Once you feel comfortable with understanding the customer pain points and structuring your answers, try out some open roles for a career change.
Where do you see the future of work as it relates to cross-functional collaboration? How would this affect the day-to-day of a Product Manager?
I certainly have a bias towards the office as I find the knowledge transfer via a whiteboard in a conference room to be more effective than an online video call. However, I do believe that the future will be more Hybrid. As many have had a chance to work remotely over the last year, there are some clear benefits that cannot be ignored (more time, more flexibility, etc.)As a Product Manager, you are bound by your customers and stakeholders. The best way to serve them is to be wherever they are. So, I believe that a Hybrid approach will be more effective to be able to serve a wide range of stakeholders. Time will tell which direction is made more sense after the end of the Pandemic
What is one of the best examples you can give to explain Influence without authority?
Influencing without authority is a key PM skill.The critical first step is to ensure that you and your stakeholders are solving the right problem. Once you have established the problem to solve, supporting data and company priorities are excellent tools to build trust that you are doing the right thing by your customer and stakeholders.
What advice would you give someone without a technical background?
As a PM, technical skills are highly dependent on your customers. In my experience, it is important to understand the technical foundation of your customer rather than be able to design the technical solution. This is highly dependent on the size and culture of the company of course. I would work with the technical leaders in your company to learn more and be a more effective PM within your company. They are the best sources of technical skills needed to be a successful PM in your company.
How do you validate problems? What framework do you use?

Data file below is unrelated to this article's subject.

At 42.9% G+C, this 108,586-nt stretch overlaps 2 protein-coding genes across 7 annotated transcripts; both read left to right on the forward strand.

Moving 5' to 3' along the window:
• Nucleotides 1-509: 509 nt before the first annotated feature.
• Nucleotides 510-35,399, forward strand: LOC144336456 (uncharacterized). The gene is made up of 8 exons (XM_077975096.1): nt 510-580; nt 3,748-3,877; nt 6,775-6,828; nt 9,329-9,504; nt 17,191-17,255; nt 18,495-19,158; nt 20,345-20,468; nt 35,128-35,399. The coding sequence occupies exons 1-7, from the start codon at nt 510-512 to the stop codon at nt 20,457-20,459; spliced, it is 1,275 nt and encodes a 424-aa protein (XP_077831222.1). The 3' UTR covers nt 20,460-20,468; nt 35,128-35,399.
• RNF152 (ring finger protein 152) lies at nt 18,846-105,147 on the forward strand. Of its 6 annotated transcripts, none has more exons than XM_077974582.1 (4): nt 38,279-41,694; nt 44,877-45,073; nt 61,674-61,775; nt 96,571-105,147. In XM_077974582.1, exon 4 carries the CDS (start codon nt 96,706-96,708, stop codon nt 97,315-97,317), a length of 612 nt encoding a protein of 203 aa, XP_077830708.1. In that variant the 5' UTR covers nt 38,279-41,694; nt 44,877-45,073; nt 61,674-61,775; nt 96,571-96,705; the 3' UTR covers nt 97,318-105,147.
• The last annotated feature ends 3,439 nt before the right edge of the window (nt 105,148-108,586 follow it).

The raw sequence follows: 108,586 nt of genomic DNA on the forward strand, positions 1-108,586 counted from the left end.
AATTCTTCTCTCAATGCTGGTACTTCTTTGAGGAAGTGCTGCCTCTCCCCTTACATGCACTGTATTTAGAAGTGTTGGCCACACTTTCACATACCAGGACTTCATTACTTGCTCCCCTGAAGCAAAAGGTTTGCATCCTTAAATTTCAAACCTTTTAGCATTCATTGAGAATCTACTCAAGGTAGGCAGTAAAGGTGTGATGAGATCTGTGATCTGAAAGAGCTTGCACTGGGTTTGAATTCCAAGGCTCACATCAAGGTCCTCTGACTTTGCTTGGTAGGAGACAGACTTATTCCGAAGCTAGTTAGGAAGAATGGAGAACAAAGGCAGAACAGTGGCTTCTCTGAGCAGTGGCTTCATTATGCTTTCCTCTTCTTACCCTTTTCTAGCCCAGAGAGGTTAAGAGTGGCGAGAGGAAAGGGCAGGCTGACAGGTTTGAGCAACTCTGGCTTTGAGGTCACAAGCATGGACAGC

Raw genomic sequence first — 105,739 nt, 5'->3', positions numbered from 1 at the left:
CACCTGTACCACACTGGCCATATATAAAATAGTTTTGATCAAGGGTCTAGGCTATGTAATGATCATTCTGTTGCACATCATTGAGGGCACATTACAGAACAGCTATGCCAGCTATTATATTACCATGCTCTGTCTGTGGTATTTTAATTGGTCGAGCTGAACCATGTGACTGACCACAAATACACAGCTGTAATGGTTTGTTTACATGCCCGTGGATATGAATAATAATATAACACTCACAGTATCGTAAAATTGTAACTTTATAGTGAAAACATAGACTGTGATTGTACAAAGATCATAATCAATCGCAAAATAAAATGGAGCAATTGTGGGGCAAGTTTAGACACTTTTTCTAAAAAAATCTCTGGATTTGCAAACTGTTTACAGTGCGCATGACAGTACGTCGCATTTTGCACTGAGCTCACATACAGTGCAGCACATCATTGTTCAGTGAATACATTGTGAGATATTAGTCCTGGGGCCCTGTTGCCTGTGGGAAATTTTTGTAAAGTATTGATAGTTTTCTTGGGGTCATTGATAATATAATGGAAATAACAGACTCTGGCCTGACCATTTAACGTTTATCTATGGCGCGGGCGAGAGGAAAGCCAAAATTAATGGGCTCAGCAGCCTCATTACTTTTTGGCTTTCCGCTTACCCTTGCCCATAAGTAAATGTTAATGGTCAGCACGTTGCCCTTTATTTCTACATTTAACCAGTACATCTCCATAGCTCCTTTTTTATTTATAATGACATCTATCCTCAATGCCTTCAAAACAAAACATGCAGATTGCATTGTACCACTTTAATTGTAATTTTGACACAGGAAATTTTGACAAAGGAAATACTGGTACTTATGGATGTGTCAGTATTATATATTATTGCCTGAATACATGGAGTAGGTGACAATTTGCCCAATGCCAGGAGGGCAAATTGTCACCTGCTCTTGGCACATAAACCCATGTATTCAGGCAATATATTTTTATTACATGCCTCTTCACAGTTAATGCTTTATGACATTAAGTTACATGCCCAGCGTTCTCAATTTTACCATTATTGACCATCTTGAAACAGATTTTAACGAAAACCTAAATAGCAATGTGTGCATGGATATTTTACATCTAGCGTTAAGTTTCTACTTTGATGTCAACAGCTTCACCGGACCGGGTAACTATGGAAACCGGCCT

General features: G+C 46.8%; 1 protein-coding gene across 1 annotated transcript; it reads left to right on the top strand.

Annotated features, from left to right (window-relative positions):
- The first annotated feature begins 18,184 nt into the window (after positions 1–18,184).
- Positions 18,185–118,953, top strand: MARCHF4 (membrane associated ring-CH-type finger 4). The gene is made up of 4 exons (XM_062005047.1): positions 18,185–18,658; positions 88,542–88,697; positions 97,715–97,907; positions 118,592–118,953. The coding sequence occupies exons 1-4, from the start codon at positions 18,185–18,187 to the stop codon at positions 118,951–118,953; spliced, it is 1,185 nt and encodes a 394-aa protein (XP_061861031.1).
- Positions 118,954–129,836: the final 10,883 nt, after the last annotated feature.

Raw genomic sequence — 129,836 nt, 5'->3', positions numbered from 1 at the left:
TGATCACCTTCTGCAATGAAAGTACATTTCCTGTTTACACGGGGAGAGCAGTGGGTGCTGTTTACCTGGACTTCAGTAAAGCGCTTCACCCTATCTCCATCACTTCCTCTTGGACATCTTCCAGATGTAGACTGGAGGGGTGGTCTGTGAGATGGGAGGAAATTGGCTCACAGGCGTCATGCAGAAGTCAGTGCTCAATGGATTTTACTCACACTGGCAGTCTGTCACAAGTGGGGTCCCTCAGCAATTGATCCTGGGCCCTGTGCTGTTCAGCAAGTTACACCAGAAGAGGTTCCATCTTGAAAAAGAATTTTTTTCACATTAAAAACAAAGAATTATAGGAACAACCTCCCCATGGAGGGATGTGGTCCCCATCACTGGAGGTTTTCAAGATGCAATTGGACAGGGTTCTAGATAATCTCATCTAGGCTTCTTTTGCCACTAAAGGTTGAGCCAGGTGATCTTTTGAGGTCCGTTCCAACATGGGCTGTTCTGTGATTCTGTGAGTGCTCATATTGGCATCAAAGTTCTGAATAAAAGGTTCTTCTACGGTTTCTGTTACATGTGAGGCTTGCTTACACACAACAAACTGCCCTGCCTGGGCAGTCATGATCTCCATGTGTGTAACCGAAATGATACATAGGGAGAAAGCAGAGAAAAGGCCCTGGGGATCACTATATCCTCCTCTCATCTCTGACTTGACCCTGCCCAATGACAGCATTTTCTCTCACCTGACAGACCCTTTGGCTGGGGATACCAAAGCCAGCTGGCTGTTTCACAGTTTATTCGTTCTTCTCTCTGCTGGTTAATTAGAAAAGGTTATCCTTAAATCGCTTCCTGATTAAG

There’s in no singular framework that I’ve found to be useful for the variety of problems that come across my plate. However, I’m a firm believer in Lewis Lin’s CIRCLES method as a foundational piece to get started.
You might be interested in 3 Ways to Validate Your Product Hypothesis
What do you recommend for a design-oriented product manager to do to increase technical skill/desirability?
There are a variety of Product Managers across the industry. If you are interested in a technical PM role, then it is paramount that you be able to converse in the technical lingo of your customers.
I would look more into being a Design PM as it’s a more natural transfer from your existing skillset. But, technical skills aren’t too difficult to pick up either. There are plenty of tech boot camps that can give a good foundation of tech skills. I have had experience with the Coding Dojo foundation and do recommend them to develop a good starter technical skillset.
What’s your biggest mistake that you always regret but that grew you significantly as a PM?
I found my biggest growth opportunity to scale and meet the demands of my problem. It is critical as a PM to be able to delegate responsibilities and hold the stakeholders accountable. I have made mistakes in this regard by trying to do too much but have made significant strides which has helped me solve more complex problems in an efficient manner.